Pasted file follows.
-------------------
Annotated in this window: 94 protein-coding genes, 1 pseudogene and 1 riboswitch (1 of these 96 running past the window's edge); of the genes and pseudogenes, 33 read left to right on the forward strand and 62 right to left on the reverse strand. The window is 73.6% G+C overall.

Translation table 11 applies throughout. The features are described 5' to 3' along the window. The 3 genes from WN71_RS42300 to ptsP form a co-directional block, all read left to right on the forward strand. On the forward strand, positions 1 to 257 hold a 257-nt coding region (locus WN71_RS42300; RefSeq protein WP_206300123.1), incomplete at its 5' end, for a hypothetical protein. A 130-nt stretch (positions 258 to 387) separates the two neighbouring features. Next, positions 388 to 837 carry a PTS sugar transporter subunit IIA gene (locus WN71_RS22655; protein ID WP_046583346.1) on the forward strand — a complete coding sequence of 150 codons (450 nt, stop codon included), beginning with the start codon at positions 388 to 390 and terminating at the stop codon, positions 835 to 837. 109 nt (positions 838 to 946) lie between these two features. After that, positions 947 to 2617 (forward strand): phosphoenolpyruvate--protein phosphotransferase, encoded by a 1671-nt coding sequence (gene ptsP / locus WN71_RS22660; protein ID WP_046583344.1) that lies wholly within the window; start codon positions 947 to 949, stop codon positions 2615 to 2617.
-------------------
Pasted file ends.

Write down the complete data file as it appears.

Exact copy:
Annotated in this window: 94 protein-coding genes, 1 pseudogene and 1 riboswitch (1 of these 96 running past the window's edge); of the genes and pseudogenes, 33 read left to right on the forward strand and 62 right to left on the reverse strand. The window is 73.6% G+C overall.

Translation table 11 applies throughout. The features are described 5' to 3' along the window. The 3 genes from WN71_RS42300 to ptsP form a co-directional block, all read left to right on the forward strand. On the forward strand, positions 1 to 257 hold a 257-nt coding region (locus WN71_RS42300; RefSeq protein WP_206300123.1), incomplete at its 5' end, for a hypothetical protein. A 130-nt stretch (positions 258 to 387) separates the two neighbouring features. Next, positions 388 to 837 carry a PTS sugar transporter subunit IIA gene (locus WN71_RS22655; protein ID WP_046583346.1) on the forward strand — a complete coding sequence of 150 codons (450 nt, stop codon included), beginning with the start codon at positions 388 to 390 and terminating at the stop codon, positions 835 to 837. 109 nt (positions 838 to 946) lie between these two features. After that, positions 947 to 2617 (forward strand): phosphoenolpyruvate--protein phosphotransferase, encoded by a 1671-nt coding sequence (gene ptsP / locus WN71_RS22660; protein ID WP_046583344.1) that lies wholly within the window; start codon positions 947 to 949, stop codon positions 2615 to 2617.